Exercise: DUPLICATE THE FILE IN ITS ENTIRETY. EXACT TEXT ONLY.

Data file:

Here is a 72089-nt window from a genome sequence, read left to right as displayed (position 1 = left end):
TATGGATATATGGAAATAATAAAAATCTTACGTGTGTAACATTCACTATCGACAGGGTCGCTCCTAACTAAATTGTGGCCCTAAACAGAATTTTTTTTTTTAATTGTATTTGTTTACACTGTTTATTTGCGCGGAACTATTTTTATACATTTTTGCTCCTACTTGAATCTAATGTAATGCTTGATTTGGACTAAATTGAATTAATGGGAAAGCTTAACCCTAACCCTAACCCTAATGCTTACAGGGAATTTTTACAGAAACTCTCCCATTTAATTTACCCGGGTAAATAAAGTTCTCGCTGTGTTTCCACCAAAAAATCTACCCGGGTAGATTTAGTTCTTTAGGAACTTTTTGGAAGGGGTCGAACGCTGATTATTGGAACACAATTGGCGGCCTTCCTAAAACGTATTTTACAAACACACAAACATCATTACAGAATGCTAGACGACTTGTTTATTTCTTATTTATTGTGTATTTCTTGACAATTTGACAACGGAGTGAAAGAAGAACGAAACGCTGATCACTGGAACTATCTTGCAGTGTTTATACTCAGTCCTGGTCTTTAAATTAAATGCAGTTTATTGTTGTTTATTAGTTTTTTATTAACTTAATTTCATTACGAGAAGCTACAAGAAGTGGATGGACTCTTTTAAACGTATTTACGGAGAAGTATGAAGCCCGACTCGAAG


Here is a 72089-nt window from a genome sequence, read left to right as displayed (position 1 = left end):
TATGGATATATGGAAATAATAAAAATCTTACGTGTGTAACATTCACTATCGACAGGGTCGCTCCTAACTAAATTGTGGCCCTAAACAGAATTTTTTTTTTTAATTGTATTTGTTTACACTGTTTATTTGCGCGGAACTATTTTTATACATTTTTGCTCCTACTTGAATCTAATGTAATGCTTGATTTGGACTAAATTGAATTAATGGGAAAGCTTAACCCTAACCCTAACCCTAATGCTTACAGGGAATTTTTACAGAAACTCTCCCATTTAATTTACCCGGGTAAATAAAGTTCTCGCTGTGTTTCCACCAAAAAATCTACCCGGGTAGATTTAGTTCTTTAGGAACTTTTTGGAAGGGGTCGAACGCTGATTATTGGAACACAATTGGCGGCCTTCCTAAAACGTATTTTACAAACACACAAACATCATTACAGAATGCTAGACGACTTGTTTATTTCTTATTTATTGTGTATTTCTTGACAATTTGACAACGGAGTGAAAGAAGAACGAAACGCTGATCACTGGAACTATCTTGCAGTGTTTATACTCAGTCCTGGTCTTTAAATTAAATGCAGTTTATTGTTGTTTATTAGTTTTTTATTAACTTAATTTCATTACGAGAAGCTACAAGAAGTGGATGGACTCTTTTAAACGTATTTACGGAGAAGTATGAAGCCCGACTCGAAG